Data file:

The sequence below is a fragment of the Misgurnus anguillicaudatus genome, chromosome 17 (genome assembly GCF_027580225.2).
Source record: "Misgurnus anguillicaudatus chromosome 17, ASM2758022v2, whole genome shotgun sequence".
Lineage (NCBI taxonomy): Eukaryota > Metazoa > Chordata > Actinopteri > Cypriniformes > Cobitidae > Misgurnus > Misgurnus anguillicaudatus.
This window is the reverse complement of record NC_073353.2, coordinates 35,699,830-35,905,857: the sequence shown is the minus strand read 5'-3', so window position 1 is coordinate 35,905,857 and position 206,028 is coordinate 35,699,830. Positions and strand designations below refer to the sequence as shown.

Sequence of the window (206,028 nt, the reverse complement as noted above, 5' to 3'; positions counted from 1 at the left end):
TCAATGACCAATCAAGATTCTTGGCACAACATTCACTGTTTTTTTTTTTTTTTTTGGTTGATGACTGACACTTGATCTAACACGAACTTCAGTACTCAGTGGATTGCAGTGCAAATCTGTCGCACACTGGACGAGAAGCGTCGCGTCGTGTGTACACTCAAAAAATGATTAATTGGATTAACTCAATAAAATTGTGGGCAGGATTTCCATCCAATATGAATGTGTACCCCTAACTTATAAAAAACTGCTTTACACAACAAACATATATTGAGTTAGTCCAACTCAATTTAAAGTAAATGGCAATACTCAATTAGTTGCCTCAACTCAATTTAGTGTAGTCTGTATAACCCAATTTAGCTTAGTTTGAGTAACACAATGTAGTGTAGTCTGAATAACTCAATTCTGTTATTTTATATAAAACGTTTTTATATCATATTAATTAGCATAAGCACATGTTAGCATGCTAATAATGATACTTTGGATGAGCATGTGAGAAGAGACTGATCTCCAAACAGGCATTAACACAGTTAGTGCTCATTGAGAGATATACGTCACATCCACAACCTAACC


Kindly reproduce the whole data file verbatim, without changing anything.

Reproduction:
The sequence below is a fragment of the Misgurnus anguillicaudatus genome, chromosome 17 (genome assembly GCF_027580225.2).
Source record: "Misgurnus anguillicaudatus chromosome 17, ASM2758022v2, whole genome shotgun sequence".
Lineage (NCBI taxonomy): Eukaryota > Metazoa > Chordata > Actinopteri > Cypriniformes > Cobitidae > Misgurnus > Misgurnus anguillicaudatus.
This window is the reverse complement of record NC_073353.2, coordinates 35,699,830-35,905,857: the sequence shown is the minus strand read 5'-3', so window position 1 is coordinate 35,905,857 and position 206,028 is coordinate 35,699,830. Positions and strand designations below refer to the sequence as shown.

Sequence of the window (206,028 nt, the reverse complement as noted above, 5' to 3'; positions counted from 1 at the left end):
TCAATGACCAATCAAGATTCTTGGCACAACATTCACTGTTTTTTTTTTTTTTTTTGGTTGATGACTGACACTTGATCTAACACGAACTTCAGTACTCAGTGGATTGCAGTGCAAATCTGTCGCACACTGGACGAGAAGCGTCGCGTCGTGTGTACACTCAAAAAATGATTAATTGGATTAACTCAATAAAATTGTGGGCAGGATTTCCATCCAATATGAATGTGTACCCCTAACTTATAAAAAACTGCTTTACACAACAAACATATATTGAGTTAGTCCAACTCAATTTAAAGTAAATGGCAATACTCAATTAGTTGCCTCAACTCAATTTAGTGTAGTCTGTATAACCCAATTTAGCTTAGTTTGAGTAACACAATGTAGTGTAGTCTGAATAACTCAATTCTGTTATTTTATATAAAACGTTTTTATATCATATTAATTAGCATAAGCACATGTTAGCATGCTAATAATGATACTTTGGATGAGCATGTGAGAAGAGACTGATCTCCAAACAGGCATTAACACAGTTAGTGCTCATTGAGAGATATACGTCACATCCACAACCTAACC